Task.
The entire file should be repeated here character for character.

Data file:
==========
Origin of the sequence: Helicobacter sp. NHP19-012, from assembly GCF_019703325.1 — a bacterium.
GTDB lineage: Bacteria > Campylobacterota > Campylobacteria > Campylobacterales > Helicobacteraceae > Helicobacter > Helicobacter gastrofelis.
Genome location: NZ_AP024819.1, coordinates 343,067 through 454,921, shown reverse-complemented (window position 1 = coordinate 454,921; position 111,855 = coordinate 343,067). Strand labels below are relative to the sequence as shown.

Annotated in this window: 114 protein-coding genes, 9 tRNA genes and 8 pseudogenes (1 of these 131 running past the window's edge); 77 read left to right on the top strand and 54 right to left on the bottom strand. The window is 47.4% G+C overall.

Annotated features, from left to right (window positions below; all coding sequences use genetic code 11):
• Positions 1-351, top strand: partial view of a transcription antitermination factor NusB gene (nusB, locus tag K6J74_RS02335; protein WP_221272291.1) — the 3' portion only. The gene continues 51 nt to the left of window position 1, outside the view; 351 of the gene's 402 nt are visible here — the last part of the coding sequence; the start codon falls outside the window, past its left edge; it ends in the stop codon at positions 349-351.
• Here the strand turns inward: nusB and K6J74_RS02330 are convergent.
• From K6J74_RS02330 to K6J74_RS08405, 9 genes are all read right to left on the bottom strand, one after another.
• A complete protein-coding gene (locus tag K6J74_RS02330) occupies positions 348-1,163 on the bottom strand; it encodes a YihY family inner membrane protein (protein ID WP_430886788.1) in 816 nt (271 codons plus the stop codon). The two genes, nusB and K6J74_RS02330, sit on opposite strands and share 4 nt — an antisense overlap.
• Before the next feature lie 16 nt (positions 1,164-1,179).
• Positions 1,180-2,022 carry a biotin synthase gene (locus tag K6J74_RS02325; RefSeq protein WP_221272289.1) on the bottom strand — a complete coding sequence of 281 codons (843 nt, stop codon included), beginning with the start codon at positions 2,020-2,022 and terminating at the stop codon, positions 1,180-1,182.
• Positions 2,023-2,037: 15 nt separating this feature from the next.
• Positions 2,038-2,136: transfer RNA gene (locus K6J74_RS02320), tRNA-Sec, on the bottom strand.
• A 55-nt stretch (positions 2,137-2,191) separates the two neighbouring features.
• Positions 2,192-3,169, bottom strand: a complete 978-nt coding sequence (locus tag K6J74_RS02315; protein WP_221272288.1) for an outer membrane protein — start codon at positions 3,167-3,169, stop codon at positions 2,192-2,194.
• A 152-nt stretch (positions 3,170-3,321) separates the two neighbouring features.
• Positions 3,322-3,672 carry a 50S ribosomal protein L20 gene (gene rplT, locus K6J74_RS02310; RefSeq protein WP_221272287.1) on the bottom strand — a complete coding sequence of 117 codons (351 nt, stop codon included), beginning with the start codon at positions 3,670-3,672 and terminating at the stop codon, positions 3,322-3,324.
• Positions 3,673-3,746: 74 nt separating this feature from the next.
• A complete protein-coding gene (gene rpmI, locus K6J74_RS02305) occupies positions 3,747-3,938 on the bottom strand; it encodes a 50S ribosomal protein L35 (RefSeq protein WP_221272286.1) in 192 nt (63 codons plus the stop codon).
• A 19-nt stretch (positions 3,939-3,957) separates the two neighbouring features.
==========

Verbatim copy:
Origin of the sequence: Helicobacter sp. NHP19-012, from assembly GCF_019703325.1 — a bacterium.
GTDB lineage: Bacteria > Campylobacterota > Campylobacteria > Campylobacterales > Helicobacteraceae > Helicobacter > Helicobacter gastrofelis.
Genome location: NZ_AP024819.1, coordinates 343,067 through 454,921, shown reverse-complemented (window position 1 = coordinate 454,921; position 111,855 = coordinate 343,067). Strand labels below are relative to the sequence as shown.

Annotated in this window: 114 protein-coding genes, 9 tRNA genes and 8 pseudogenes (1 of these 131 running past the window's edge); 77 read left to right on the top strand and 54 right to left on the bottom strand. The window is 47.4% G+C overall.

Annotated features, from left to right (window positions below; all coding sequences use genetic code 11):
• Positions 1-351, top strand: partial view of a transcription antitermination factor NusB gene (nusB, locus tag K6J74_RS02335; protein WP_221272291.1) — the 3' portion only. The gene continues 51 nt to the left of window position 1, outside the view; 351 of the gene's 402 nt are visible here — the last part of the coding sequence; the start codon falls outside the window, past its left edge; it ends in the stop codon at positions 349-351.
• Here the strand turns inward: nusB and K6J74_RS02330 are convergent.
• From K6J74_RS02330 to K6J74_RS08405, 9 genes are all read right to left on the bottom strand, one after another.
• A complete protein-coding gene (locus tag K6J74_RS02330) occupies positions 348-1,163 on the bottom strand; it encodes a YihY family inner membrane protein (protein ID WP_430886788.1) in 816 nt (271 codons plus the stop codon). The two genes, nusB and K6J74_RS02330, sit on opposite strands and share 4 nt — an antisense overlap.
• Before the next feature lie 16 nt (positions 1,164-1,179).
• Positions 1,180-2,022 carry a biotin synthase gene (locus tag K6J74_RS02325; RefSeq protein WP_221272289.1) on the bottom strand — a complete coding sequence of 281 codons (843 nt, stop codon included), beginning with the start codon at positions 2,020-2,022 and terminating at the stop codon, positions 1,180-1,182.
• Positions 2,023-2,037: 15 nt separating this feature from the next.
• Positions 2,038-2,136: transfer RNA gene (locus K6J74_RS02320), tRNA-Sec, on the bottom strand.
• A 55-nt stretch (positions 2,137-2,191) separates the two neighbouring features.
• Positions 2,192-3,169, bottom strand: a complete 978-nt coding sequence (locus tag K6J74_RS02315; protein WP_221272288.1) for an outer membrane protein — start codon at positions 3,167-3,169, stop codon at positions 2,192-2,194.
• A 152-nt stretch (positions 3,170-3,321) separates the two neighbouring features.
• Positions 3,322-3,672 carry a 50S ribosomal protein L20 gene (gene rplT, locus K6J74_RS02310; RefSeq protein WP_221272287.1) on the bottom strand — a complete coding sequence of 117 codons (351 nt, stop codon included), beginning with the start codon at positions 3,670-3,672 and terminating at the stop codon, positions 3,322-3,324.
• Positions 3,673-3,746: 74 nt separating this feature from the next.
• A complete protein-coding gene (gene rpmI, locus K6J74_RS02305) occupies positions 3,747-3,938 on the bottom strand; it encodes a 50S ribosomal protein L35 (RefSeq protein WP_221272286.1) in 192 nt (63 codons plus the stop codon).
• A 19-nt stretch (positions 3,939-3,957) separates the two neighbouring features.